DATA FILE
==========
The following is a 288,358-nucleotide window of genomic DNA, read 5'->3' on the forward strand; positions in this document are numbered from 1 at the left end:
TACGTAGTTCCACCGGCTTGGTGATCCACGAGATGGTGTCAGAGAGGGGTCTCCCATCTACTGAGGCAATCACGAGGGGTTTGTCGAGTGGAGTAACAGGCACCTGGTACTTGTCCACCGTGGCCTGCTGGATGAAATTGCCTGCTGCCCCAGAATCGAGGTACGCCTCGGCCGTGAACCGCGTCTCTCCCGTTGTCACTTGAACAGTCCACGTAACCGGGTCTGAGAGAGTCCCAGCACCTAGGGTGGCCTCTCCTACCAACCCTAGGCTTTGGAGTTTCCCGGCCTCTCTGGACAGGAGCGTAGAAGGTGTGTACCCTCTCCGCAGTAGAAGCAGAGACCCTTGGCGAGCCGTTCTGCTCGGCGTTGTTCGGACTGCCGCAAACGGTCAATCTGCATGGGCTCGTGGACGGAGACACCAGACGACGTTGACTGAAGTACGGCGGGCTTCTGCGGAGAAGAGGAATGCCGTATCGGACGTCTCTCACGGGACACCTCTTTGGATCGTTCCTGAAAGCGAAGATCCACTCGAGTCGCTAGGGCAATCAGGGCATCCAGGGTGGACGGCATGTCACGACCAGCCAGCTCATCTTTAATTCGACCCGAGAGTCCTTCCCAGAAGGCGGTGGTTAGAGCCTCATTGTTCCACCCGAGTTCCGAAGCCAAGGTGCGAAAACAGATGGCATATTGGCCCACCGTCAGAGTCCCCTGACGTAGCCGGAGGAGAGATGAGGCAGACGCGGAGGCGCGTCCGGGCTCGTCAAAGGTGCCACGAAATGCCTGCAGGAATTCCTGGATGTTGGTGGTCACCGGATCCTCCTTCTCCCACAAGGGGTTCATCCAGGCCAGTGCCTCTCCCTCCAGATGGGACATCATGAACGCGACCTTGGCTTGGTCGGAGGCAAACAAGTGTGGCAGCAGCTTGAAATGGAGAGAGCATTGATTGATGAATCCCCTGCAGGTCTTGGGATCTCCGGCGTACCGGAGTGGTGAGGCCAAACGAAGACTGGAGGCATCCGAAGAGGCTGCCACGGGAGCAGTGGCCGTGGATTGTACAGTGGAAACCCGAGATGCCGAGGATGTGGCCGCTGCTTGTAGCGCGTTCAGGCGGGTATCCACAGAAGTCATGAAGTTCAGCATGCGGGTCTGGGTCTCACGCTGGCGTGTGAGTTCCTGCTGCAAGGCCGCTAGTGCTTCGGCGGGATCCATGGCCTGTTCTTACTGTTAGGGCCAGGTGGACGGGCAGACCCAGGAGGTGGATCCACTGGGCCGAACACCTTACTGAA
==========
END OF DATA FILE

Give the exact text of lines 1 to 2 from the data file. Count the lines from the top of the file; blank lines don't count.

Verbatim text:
The following is a 288,358-nucleotide window of genomic DNA, read 5'->3' on the forward strand; positions in this document are numbered from 1 at the left end:
TACGTAGTTCCACCGGCTTGGTGATCCACGAGATGGTGTCAGAGAGGGGTCTCCCATCTACTGAGGCAATCACGAGGGGTTTGTCGAGTGGAGTAACAGGCACCTGGTACTTGTCCACCGTGGCCTGCTGGATGAAATTGCCTGCTGCCCCAGAATCGAGGTACGCCTCGGCCGTGAACCGCGTCTCTCCCGTTGTCACTTGAACAGTCCACGTAACCGGGTCTGAGAGAGTCCCAGCACCTAGGGTGGCCTCTCCTACCAACCCTAGGCTTTGGAGTTTCCCGGCCTCTCTGGACAGGAGCGTAGAAGGTGTGTACCCTCTCCGCAGTAGAAGCAGAGACCCTTGGCGAGCCGTTCTGCTCGGCGTTGTTCGGACTGCCGCAAACGGTCAATCTGCATGGGCTCGTGGACGGAGACACCAGACGACGTTGACTGAAGTACGGCGGGCTTCTGCGGAGAAGAGGAATGCCGTATCGGACGTCTCTCACGGGACACCTCTTTGGATCGTTCCTGAAAGCGAAGATCCACTCGAGTCGCTAGGGCAATCAGGGCATCCAGGGTGGACGGCATGTCACGACCAGCCAGCTCATCTTTAATTCGACCCGAGAGTCCTTCCCAGAAGGCGGTGGTTAGAGCCTCATTGTTCCACCCGAGTTCCGAAGCCAAGGTGCGAAAACAGATGGCATATTGGCCCACCGTCAGAGTCCCCTGACGTAGCCGGAGGAGAGATGAGGCAGACGCGGAGGCGCGTCCGGGCTCGTCAAAGGTGCCACGAAATGCCTGCAGGAATTCCTGGATGTTGGTGGTCACCGGATCCTCCTTCTCCCACAAGGGGTTCATCCAGGCCAGTGCCTCTCCCTCCAGATGGGACATCATGAACGCGACCTTGGCTTGGTCGGAGGCAAACAAGTGTGGCAGCAGCTTGAAATGGAGAGAGCATTGATTGATGAATCCCCTGCAGGTCTTGGGATCTCCGGCGTACCGGAGTGGTGAGGCCAAACGAAGACTGGAGGCATCCGAAGAGGCTGCCACGGGAGCAGTGGCCGTGGATTGTACAGTGGAAACCCGAGATGCCGAGGATGTGGCCGCTGCTTGTAGCGCGTTCAGGCGGGTATCCACAGAAGTCATGAAGTTCAGCATGCGGGTCTGGGTCTCACGCTGGCGTGTGAGTTCCTGCTGCAAGGCCGCTAGTGCTTCGGCGGGATCCATGGCCTGTTCTTACTGTTAGGGCCAGGTGGACGGGCAGACCCAGGAGGTGGATCCACTGGGCCGAACACCTTACTGAA